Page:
TORONTO – Expectations are muted as Canadian banks get set to report first quarter earnings starting Tuesday, with results likely to come under pressure on a number of fronts, from slowing consumer loan growth and choppy capital markets to stricter regulations.
But the main concern is the banks’ exposure to ballooning consumer debt and the drumbeat of warnings from Bank of Canada Governor Mark Carney on down about the dangers of over leverage and the risk that has created for the whole economy.
Given the still-steady housing market, it’s probably not a problem in the first quarter or possibly even the current year, but nevertheless investors will be closely scrutinizing results when they come out this week for signs of where things are headed.
The good news is that lenders have mostly laid off the risk by ensuring their mortgage portfolios — the biggest single asset on bank balance sheets — through the Canada Mortgage and Housing Corp.
But they are not entirely protected. There remains significant potential for collateral damage in terms of falling credit card and other borrowing that could result from a housing correction.
Consumer borrowing has been a key source of strength for the sector for the past decade, so any decline — especially when other earnings drivers such as capital markets are showing signs of weakness — would be bad news for the sectors.
Another theme likely to get plenty of attention is expense reduction. In the face of shrinking revenue, players’ natural response is to cut overhead, and they’ve been doing that for the past several months, with Bank of Montreal revealing last week it laid off 60 employees from its capital markets business.
BMO kicks off the season on Tuesday, followed by Royal Bank of Canada and Toronto-Dominion Bank on Thursday. National Bank of Canada comes out Friday, with Bank of Nova Scotia on March 6 and Canadian Imperial Bank of Commerce wrapping things up on March 8.
UBS analyst Peter Rozenberg is calling for a 0.5% drop in earnings for the group compared to the first quarter of 2011 because of moderating loan growth and lower profit margins.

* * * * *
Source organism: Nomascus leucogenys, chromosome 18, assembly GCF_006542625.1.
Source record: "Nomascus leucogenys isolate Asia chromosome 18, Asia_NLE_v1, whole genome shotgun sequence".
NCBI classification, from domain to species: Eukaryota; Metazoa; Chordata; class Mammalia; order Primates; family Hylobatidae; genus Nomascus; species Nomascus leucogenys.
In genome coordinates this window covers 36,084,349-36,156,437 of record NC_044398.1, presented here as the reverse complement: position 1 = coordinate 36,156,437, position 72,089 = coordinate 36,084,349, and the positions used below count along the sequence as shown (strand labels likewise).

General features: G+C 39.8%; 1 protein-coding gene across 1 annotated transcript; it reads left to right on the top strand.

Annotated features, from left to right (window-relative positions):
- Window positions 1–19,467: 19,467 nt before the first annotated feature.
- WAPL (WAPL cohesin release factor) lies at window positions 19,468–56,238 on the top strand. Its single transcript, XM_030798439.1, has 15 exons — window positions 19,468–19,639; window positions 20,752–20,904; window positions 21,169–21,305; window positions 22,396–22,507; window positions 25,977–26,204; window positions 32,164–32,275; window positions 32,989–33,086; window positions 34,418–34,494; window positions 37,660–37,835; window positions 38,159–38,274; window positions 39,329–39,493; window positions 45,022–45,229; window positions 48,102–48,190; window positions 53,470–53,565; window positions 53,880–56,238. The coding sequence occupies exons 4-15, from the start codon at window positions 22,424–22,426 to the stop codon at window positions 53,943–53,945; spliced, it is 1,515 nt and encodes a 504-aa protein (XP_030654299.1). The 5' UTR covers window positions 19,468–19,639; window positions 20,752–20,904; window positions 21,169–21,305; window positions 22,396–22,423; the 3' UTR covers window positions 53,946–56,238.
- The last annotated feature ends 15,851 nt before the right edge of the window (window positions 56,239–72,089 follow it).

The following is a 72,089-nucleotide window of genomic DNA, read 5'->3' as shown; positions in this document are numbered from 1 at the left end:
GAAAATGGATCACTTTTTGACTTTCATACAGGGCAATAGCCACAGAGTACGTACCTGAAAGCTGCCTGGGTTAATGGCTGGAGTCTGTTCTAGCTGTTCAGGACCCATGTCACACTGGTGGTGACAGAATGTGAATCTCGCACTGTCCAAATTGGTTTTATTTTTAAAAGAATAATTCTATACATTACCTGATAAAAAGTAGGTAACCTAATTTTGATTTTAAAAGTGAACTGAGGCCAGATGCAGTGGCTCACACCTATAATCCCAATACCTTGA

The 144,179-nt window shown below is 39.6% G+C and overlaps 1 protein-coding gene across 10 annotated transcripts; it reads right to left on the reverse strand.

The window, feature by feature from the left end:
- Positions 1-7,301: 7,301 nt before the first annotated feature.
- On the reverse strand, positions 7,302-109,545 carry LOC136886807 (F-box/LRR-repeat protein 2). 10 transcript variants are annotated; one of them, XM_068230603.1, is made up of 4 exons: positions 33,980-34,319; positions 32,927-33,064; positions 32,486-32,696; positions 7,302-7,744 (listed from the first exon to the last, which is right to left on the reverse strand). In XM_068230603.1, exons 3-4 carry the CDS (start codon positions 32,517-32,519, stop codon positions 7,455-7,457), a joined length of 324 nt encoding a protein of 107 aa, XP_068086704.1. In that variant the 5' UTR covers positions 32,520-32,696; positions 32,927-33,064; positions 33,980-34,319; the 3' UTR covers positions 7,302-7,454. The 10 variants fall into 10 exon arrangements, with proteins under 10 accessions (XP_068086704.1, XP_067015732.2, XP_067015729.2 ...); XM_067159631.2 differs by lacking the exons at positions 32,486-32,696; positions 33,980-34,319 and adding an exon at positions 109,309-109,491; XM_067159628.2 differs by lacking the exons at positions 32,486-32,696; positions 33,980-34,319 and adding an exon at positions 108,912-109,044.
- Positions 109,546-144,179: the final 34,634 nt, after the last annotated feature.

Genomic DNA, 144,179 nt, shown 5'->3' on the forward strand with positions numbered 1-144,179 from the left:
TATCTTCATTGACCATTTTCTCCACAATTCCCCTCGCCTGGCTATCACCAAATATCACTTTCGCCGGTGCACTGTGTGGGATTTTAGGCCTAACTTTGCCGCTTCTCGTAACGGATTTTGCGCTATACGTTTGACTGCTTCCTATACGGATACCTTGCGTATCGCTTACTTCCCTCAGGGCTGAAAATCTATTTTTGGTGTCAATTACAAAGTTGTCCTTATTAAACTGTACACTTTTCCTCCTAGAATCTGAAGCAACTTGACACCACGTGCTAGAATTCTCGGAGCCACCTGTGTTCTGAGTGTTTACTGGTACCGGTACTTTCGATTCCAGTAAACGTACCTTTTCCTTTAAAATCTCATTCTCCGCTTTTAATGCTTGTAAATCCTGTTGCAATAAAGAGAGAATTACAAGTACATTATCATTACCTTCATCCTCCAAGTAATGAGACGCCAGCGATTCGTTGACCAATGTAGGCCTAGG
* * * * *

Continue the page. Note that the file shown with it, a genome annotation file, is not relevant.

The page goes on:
John Aiken, an analyst at Barclays Capital, expressed a similarly bearish view, pointing to “slowing consumer spending” which he said will likely have “a significant impact on the banks’ ability to grow revenues.”
As players increasingly focus on retail banking for profit growth, they’ve been forced to compete harder than ever for customers, resulting in falling net interest margins (NIM), the difference between lenders’ cost of funding and the interest they charge customers.
Mr. Aiken warns this phenomenon of declining NIMs is a major concern.
In the first quarter of last year the banks had an average NIM on their domestic retail operations of about 3.5%, but that is expected to come in at just over 2.5%, a drop of nearly a full percentage point, he said.
“Given a prospect of continuing low interest rates and the now full-bore effort to de-leverage both banks and their retail customers that have provided the bulk of recent revenue and earnings growth, revenue advances will in our view be a key leading indicator of future shareholder value potential,” said Stonecap Securities Inc. analyst Brad Smith.
While there doesn’t seem much to look forward to here, it’s also true that we’ve been here before.
Or at least, the picture we see today looks a lot like the one we were presented with going into the first quarter of last year, with analysts warning of tumbling capital markets profits and a possible housing correction.
But instead it was actually a pretty good year, with at least two players — RBC and TD — putting out record adjusted earnings as Canadian households continued to borrow even while they socked savings into bank mutual funds.
Indeed, Moody’s Investor Services predicted on Friday that household spending will remain “a key support to Canadian growth” in 2012 with sales remaining “on an upward trend.”
“A sudden, unexpected drop in house prices could prompt a drop in consumer leverage and in consumers’ ability to spend,” Moody’s said, adding that it does not believe such a correction is in the cards for 2012.
“Our baseline forecast does not assume a sharp correction in house prices,” the rating agency said.